Congo Opposition Pledges Unity and Joint Candidate at Rally
(Bloomberg) -- Seven key opposition leaders in the Democratic Republic of Congo pledged unity and promised to back a single candidate against President Joseph Kabila’s chosen successor in elections in December.
Such an outcome would increase the chances of Kabila’s opponents defeating Emmanuel Ramazani Shadary, a former interior minister whose been sanctioned by the European Union for his role in human-rights abuses. The Dec. 23 poll is a one-round contest and multiple candidates would split the anti-Shadary vote.
“The opposition must be united behind a candidate that we will choose and that we will support,” Jean-Pierre Bemba, leader of the opposition Movement for the Liberation of Congo, told thousands of people Saturday in Congo’s capital, Kinshasa.
Only four of the seven politicians can run for the presidency. Bemba, who finished second to Kabila in 2006, was disqualified by the electoral agency and Moise Katumbi, a onetime ally of the president who’s been in self-imposed exile for more than two years, was blocked by Congolese authorities in August from returning to the country to file his candidacy. The electoral commission also excluded Adolphe Muzito, a former prime minister. Bemba and Katumbi addressed the crowd from abroad by phone.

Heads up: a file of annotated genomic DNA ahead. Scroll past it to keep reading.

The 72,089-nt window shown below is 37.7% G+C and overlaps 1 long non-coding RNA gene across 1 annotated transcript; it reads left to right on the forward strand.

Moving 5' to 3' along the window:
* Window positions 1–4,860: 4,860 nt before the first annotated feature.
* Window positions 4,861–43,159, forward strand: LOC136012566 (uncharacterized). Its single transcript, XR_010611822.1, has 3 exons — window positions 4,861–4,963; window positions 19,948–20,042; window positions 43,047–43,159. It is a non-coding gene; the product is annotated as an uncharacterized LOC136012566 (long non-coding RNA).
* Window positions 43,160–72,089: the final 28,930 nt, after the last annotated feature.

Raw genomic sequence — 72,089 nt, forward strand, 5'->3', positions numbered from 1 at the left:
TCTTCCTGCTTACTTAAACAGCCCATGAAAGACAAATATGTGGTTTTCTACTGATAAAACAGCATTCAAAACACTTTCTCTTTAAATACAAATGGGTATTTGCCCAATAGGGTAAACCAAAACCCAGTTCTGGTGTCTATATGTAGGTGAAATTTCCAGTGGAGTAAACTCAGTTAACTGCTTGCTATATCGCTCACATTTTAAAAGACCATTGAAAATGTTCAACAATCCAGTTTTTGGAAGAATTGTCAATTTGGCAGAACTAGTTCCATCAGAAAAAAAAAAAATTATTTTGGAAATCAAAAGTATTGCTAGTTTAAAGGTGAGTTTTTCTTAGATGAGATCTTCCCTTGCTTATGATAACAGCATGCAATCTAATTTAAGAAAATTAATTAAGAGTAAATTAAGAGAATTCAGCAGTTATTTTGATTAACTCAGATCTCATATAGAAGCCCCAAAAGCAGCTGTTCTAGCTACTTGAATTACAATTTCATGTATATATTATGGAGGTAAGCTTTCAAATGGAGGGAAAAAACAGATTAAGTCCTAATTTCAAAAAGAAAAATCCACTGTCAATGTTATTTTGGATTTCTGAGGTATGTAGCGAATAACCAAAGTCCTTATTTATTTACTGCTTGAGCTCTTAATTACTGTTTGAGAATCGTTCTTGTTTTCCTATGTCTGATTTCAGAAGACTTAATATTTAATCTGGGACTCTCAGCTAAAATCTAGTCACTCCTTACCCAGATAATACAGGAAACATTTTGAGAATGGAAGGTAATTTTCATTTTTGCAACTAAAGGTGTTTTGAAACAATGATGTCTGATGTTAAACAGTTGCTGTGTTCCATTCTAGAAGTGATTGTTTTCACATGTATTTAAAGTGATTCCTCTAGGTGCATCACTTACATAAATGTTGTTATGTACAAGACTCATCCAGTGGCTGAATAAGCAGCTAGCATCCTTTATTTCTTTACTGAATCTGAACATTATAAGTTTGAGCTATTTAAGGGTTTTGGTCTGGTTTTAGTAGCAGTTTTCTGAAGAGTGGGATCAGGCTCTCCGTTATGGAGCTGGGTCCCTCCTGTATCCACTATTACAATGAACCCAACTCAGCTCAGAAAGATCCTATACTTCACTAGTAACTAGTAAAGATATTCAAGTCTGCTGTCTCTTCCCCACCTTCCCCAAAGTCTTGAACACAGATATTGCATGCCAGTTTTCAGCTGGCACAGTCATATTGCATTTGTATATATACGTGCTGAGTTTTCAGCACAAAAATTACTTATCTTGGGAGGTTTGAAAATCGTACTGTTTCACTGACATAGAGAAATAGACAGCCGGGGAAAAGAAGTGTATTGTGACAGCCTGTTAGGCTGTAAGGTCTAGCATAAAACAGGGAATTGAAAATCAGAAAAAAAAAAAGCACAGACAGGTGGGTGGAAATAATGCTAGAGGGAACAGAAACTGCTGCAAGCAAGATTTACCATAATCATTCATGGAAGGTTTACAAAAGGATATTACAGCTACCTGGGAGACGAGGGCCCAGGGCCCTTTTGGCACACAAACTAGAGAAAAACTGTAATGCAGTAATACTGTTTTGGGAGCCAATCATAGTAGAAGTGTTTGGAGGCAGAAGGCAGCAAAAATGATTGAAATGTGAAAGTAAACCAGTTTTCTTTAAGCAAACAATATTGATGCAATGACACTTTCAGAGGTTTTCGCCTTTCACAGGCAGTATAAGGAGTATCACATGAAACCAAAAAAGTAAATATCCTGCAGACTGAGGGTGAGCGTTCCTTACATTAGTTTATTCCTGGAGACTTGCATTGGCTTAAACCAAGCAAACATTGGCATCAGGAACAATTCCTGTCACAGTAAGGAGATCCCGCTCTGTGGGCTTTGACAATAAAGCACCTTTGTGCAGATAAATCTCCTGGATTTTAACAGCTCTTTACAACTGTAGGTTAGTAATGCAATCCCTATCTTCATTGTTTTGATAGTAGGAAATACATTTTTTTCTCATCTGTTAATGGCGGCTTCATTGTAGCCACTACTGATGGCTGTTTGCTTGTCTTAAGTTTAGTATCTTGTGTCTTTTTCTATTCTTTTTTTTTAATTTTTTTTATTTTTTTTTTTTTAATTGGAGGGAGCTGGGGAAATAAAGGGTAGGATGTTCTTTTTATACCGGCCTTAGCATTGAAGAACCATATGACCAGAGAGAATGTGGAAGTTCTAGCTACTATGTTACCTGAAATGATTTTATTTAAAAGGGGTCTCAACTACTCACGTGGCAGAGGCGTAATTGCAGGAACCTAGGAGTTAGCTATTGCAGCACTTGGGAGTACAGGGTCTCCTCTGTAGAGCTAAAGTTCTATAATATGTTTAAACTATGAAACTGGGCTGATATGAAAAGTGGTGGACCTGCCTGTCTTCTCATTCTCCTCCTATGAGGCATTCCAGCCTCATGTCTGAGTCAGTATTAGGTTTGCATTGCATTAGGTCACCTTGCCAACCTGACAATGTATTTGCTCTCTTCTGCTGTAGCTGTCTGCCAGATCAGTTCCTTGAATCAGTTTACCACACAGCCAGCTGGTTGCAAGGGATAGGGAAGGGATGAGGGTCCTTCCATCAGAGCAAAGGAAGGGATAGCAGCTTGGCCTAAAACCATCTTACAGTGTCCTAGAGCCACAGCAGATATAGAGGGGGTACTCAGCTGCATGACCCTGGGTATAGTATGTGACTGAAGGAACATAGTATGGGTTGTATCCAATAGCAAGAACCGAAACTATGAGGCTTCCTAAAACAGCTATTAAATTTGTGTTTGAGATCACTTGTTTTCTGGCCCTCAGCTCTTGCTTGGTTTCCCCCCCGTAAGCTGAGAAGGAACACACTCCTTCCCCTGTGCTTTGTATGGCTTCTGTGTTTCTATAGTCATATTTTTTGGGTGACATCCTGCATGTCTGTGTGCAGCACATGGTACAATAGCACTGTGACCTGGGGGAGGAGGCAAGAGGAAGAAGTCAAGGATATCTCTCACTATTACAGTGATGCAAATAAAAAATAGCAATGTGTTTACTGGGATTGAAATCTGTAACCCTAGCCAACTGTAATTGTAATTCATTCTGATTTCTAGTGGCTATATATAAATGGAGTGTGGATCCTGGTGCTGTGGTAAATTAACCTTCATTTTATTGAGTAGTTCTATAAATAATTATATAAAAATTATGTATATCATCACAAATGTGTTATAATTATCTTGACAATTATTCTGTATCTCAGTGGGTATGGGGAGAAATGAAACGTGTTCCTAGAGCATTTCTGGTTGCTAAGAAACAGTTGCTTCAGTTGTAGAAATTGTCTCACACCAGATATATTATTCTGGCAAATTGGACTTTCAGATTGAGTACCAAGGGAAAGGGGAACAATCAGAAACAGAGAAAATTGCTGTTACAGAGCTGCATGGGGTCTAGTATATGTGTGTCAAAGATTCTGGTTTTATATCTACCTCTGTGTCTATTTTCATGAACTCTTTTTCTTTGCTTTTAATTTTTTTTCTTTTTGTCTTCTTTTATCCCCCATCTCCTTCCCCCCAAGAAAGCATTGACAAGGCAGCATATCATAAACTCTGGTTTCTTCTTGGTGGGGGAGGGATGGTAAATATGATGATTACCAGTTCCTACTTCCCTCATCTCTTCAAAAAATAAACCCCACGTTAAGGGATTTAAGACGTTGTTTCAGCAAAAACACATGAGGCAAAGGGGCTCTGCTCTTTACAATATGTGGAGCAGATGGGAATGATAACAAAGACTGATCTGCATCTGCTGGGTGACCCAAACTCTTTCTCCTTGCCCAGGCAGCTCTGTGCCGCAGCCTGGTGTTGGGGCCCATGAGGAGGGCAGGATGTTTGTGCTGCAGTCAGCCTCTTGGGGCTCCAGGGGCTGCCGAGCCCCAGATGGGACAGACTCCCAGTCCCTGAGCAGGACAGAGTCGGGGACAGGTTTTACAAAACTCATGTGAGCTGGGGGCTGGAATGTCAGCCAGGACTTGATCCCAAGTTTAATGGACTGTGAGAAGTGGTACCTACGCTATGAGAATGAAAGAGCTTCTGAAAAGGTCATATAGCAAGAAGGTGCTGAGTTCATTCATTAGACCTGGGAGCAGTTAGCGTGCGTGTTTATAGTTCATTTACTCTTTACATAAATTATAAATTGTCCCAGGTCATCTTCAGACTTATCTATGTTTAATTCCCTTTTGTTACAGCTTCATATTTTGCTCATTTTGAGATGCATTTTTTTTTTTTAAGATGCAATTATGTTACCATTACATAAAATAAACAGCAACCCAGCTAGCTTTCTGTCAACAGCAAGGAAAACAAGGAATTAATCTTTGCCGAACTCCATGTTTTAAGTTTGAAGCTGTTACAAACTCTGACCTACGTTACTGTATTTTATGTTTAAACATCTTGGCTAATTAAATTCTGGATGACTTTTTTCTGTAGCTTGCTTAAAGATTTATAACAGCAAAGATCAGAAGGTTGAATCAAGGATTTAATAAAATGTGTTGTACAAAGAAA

Out of the rally’s organizers permitted to challenge Shadary, the best established candidates are Felix Tshisekedi, the leader of Congo’s largest opposition party, and Vital Kamerhe, who finished third in the 2011 election. Tshisekedi said the identity of the single candidate would soon be revealed.
Presidential and parliamentary polls have been delayed since 2016, after the electoral commission failed to organize them on time. Congo hasn’t had a peaceful transition of power since it gained independence from Belgium in 1960. Kabila’s decision to nominate Shadary ended long-running speculation he’d seek to defy a two-term limit imposed by Congo’s constitution. His initial decision to stay in power beyond the end of his second mandate sparked sporadic protests in which security forces killed dozens of people.
At Saturday’s rally, speakers denounced Kabila’s record as one of poverty, corruption and insecurity in the world’s largest cobalt producer. They asked the electoral commission to reverse its plan to use voting machines, claiming they are “cheating machines” and to remove millions of “fictitious” names from the electoral register.
“The hour is grave, my brothers and sisters, the hour is grave for the country,” Bemba said. “We want the people to get out of this misery.”
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